Answered by Ustadha Shazia Ahmad
I’m a single woman living alone and I would like clarity on women praying at the mosque. Is it permissible to attend irregularly for a quiet place to read the Quran and for reflection time, and to pray in the congregation while I am there? I find going to the mosque connects me to the community as well.
My family insists that it is not preferred and considers this as going out of my way. If this is true, can I not attend Taraweeh either?
Thank you for your question. Your question is fully answered in the following links:
Can Women Go to the Mosque?
How to Respond When Women Feel Unwelcome in the Mosque
The short answer is that yes, it is perfectly permissible and encouraged for women in our times to go to the mosque for many reasons. One of the biggest reasons is that widespread corruption, irreligiosity, and lack of knowledge are harming us, and going to the mosque is our best weapon against that.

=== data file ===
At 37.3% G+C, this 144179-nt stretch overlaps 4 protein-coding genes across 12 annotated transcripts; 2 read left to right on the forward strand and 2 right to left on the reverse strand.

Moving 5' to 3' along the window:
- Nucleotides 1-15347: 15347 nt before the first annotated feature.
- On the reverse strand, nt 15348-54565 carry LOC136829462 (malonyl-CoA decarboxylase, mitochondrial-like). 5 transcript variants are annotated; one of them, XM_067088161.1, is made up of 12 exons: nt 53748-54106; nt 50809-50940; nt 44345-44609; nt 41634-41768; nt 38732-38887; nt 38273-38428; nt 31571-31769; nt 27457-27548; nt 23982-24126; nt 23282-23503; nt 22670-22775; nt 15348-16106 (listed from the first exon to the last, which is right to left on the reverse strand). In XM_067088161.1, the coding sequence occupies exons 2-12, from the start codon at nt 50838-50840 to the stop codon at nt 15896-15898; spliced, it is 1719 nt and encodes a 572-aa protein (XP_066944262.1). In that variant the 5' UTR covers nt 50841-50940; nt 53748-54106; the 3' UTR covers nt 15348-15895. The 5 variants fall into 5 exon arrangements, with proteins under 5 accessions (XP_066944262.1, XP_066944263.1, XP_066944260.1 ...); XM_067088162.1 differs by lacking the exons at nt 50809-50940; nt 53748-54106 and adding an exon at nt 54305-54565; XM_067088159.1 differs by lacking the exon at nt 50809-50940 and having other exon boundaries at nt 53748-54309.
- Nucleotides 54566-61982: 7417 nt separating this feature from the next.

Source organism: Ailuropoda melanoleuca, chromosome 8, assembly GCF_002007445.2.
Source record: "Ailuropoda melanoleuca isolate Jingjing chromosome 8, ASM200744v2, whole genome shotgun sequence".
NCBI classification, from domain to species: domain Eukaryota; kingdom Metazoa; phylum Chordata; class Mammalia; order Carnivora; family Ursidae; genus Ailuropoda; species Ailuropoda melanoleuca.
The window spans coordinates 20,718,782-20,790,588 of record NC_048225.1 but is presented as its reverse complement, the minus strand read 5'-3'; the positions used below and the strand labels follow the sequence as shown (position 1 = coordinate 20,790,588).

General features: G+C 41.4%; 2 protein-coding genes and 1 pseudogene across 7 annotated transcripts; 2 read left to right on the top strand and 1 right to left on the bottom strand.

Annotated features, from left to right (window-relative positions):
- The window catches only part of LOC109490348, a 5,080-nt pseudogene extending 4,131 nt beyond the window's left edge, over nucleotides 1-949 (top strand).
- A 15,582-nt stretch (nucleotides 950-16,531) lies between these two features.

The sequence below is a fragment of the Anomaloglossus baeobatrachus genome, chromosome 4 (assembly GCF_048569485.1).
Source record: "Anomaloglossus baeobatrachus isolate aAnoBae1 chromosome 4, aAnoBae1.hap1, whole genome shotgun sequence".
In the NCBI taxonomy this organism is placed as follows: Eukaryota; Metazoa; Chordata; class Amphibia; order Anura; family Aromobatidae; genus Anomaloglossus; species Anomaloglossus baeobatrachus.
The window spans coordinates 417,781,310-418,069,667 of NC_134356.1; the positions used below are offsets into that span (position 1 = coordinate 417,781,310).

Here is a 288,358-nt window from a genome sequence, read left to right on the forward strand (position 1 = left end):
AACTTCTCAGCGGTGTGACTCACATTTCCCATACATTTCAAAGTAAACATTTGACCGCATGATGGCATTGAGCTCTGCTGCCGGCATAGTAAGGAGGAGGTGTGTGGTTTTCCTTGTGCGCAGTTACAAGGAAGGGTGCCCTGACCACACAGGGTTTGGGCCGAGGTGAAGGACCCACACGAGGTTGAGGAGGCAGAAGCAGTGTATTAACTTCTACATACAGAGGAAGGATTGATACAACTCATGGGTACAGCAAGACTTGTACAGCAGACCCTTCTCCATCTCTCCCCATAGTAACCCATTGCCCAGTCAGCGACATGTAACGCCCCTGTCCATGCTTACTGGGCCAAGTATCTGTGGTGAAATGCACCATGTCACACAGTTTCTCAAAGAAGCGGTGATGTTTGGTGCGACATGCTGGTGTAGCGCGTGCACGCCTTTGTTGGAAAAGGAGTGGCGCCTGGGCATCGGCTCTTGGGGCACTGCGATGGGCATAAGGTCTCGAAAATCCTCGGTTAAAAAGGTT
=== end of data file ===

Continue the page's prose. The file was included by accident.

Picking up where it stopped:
As long as a Muslim woman is modestly dressed and has the correct decorum that is deserving for a mosque, she should join the congregation, reflect there, perform dhikr there and worship there in general.
Your family says that going to the mosque is going out of your way; you are both right. You are going out of your way, but it’s beneficial for you. In times when TV, the internet, social media, and imitating non-Muslims have become an acceptable way of life, you must seek refuge. I commend you for that.
As for praying tarawih, Muslim women have been attending the tarawih prayers in throngs in Muslim countries for decades. The spiritual uplift that one gets from a massive congregational prayer in Ramadan where the whole Quran is recited is quite incomparable with what she can accomplish at home. I pray that you continue this good habit as long as you can. Realistically it will be virtually impossible to frequent the mosque after you are married with kids, so take advantage and pray for us while you are there!
[Ustadha] Shazia Ahmad
Checked and Approved by Shaykh Faraz Rabbani
Ustadha Shazia Ahmad lived in Damascus, Syria for two years where she studied aqida, fiqh, tajweed, tafsir, and Arabic. She then attended the University of Texas at Austin, where she completed her Masters in Arabic. Afterward, she moved to Amman, Jordan where she studied fiqh, Arabic, and other sciences. She later moved back to Mississauga, Canada, where she lives with her family.